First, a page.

Sister of inmate who died from COVID-19 demands answers: ‘Why would you keep him in there to let him die?’

Virginia News

RICHMOND, Va. (WRIC) — The sister of an inmate who died from COVID-19 at the Deerfield Correctional Center in Capron, is demanding answers about her brother’s alleged neglect by the Virginia Department of Corrections.

Askia Asmar is one of 18 inmates at the facility who have died from the virus.

Maudie Howell not only lost her older brother but told 8News she also lost her best friend. Both raised by a single mother, Howell described her brother as fun-loving.

“It’s like they ripped my arm of my chest. It feels like they cut my arm off,” Howell said of her brother, who was serving a six year sentence at the Southampton-area correctional center.

Maudie Howell holds a t-shirt made in honor of her brother, Askia Asmar, who was one of 18 COVID-stricken inmates who have died at Deerfield Correctional Center.

According to Howell, Asmar was afraid he was going to die.

The 67-year-old was suffering from a long list of health issues like cancer, diabetes and high blood pressure. He was suffering from headaches, muscle aches and diarrhea, Howell added. He was even placed in a housing unit with COVID-19 positive inmates.

Howell told 8News that Asmar was eligible for parole in December and was set to be released in 2021. According to Lisa Kinney, the Director of Communications at the Department of Corrections, Asmar was reviewed for early release and didn’t meet the criteria.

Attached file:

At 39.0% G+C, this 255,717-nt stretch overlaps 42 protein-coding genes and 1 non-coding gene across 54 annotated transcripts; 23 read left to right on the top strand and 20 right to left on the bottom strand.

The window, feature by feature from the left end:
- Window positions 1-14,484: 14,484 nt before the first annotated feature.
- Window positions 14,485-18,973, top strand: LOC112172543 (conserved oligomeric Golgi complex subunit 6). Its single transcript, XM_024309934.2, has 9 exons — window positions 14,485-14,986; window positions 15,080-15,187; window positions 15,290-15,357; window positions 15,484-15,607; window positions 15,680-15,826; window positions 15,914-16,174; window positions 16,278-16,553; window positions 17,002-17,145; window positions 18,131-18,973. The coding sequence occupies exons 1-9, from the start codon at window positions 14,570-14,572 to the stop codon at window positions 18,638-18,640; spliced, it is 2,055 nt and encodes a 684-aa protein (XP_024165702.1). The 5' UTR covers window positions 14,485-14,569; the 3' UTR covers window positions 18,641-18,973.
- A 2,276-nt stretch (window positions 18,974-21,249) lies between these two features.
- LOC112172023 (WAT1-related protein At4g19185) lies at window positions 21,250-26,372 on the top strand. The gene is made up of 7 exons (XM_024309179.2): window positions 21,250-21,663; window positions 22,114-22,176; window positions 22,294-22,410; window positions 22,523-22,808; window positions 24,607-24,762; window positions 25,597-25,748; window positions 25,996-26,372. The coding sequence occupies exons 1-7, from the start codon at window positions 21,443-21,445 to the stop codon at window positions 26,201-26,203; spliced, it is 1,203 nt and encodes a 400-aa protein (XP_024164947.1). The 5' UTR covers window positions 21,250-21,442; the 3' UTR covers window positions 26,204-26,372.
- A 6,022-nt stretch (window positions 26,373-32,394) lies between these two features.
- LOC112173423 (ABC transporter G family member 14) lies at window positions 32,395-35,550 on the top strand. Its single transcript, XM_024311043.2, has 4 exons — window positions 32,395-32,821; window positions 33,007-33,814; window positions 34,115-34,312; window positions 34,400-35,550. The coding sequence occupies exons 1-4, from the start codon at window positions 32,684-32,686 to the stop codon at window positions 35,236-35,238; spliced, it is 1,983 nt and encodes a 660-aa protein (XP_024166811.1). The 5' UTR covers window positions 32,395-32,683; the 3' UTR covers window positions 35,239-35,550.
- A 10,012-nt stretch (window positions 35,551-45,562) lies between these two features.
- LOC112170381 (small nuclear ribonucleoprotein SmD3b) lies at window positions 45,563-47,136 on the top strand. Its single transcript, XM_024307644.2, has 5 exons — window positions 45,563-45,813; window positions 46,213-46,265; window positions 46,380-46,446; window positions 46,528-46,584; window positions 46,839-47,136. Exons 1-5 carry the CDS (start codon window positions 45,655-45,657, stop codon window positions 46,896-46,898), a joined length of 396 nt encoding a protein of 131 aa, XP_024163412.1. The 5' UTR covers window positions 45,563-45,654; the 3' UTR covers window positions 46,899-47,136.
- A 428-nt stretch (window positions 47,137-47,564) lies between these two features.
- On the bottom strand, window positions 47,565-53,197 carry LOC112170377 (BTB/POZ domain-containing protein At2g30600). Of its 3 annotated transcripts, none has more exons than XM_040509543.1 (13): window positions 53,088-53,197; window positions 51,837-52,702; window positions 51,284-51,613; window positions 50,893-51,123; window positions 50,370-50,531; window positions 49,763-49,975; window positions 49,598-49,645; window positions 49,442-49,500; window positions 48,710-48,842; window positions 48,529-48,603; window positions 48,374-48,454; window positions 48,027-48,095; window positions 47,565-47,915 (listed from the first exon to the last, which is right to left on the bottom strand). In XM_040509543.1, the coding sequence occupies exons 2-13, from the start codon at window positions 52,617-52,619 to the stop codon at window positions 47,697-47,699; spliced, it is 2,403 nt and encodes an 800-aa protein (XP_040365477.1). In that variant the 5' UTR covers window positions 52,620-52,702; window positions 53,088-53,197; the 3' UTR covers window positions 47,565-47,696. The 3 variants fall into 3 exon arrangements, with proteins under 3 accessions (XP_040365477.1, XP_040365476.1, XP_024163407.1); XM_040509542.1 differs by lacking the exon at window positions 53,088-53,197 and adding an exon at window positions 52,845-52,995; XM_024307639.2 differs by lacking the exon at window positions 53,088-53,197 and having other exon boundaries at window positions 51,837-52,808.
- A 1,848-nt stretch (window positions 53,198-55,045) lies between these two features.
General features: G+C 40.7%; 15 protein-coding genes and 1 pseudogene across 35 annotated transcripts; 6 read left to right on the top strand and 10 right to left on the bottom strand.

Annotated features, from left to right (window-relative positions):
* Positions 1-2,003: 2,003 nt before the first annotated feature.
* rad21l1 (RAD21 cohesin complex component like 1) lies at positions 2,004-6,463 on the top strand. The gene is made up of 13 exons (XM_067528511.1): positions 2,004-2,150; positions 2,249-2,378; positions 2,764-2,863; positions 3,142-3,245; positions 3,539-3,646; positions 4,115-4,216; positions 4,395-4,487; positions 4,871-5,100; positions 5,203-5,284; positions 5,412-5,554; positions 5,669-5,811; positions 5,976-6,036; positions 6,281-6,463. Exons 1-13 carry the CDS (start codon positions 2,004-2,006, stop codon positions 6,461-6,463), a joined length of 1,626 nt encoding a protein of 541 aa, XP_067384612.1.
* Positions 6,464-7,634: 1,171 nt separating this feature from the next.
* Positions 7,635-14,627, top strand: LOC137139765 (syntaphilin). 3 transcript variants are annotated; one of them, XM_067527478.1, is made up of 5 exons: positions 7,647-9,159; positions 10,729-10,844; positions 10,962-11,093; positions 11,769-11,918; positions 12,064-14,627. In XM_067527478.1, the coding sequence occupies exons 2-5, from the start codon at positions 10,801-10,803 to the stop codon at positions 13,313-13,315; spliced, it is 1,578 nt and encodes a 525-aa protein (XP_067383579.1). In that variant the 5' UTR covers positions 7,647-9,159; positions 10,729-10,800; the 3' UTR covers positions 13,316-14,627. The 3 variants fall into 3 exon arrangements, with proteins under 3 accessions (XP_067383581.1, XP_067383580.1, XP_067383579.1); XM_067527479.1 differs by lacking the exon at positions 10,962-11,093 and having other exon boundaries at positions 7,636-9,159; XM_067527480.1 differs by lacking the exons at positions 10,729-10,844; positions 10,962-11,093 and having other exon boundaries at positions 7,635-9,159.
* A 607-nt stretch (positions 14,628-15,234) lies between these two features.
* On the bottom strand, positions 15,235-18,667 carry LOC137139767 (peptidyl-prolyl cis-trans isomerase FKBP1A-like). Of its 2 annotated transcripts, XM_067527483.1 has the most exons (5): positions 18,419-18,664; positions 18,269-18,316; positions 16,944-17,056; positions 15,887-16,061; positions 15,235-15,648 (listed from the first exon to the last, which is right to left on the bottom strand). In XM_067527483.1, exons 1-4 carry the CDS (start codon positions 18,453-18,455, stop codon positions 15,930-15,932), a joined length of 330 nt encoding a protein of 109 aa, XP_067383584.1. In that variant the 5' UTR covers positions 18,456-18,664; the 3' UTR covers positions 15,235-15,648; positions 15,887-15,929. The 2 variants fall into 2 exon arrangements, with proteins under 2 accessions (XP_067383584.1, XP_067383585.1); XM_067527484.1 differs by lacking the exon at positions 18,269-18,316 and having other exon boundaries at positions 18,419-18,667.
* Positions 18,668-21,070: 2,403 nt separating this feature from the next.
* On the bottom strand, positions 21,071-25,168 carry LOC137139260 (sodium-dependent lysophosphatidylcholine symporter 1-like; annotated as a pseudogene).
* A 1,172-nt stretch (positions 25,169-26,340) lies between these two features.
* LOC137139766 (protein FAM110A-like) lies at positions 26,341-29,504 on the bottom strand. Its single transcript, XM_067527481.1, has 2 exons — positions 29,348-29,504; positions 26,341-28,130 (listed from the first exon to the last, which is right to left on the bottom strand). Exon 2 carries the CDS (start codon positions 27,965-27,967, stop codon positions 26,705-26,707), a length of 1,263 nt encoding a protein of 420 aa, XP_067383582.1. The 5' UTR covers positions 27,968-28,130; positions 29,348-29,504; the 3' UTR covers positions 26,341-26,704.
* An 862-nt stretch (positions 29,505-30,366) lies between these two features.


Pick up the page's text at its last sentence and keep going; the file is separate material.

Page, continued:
“He would call me every day to keep me informed on how he was doing because that’s the only way I would know if he was still living or when he was dead,” Howell said. She last spoke with him on Tuesday, Sept. 22.

“He said ‘Maudie I don’t want to die up in here. I do not want to die in here. Just get me home. I don’t want to die in here,'” Howell said.

Maudie Howell pictured with her older brother Askia Asmar.

A few days later, Asmar was gone. Howell was told that he died on Sunday, Sept. 27.

“I almost ripped my house apart,” Howell said. “I haven’t slept.”

Due to his condition, Howell believes he should have been released and is blaming the state of Virginia for her brother’s death. Howell wrote letters to Virginia Governor Ralph Northam, the Department of Corrections, and the American Civil Liberties Union of Virginia (ACLU). Her brother had reached out to the ACLU prior to his death.

In recent days, the ACLU filed a second notice of non-compliance on behalf of prisoners which includes a report from Asmar.

The notice alleges the Department of Corrections isn’t living up to the terms of a settlement agreement that was enacted in May to resolve inmate complaints of inadequate care.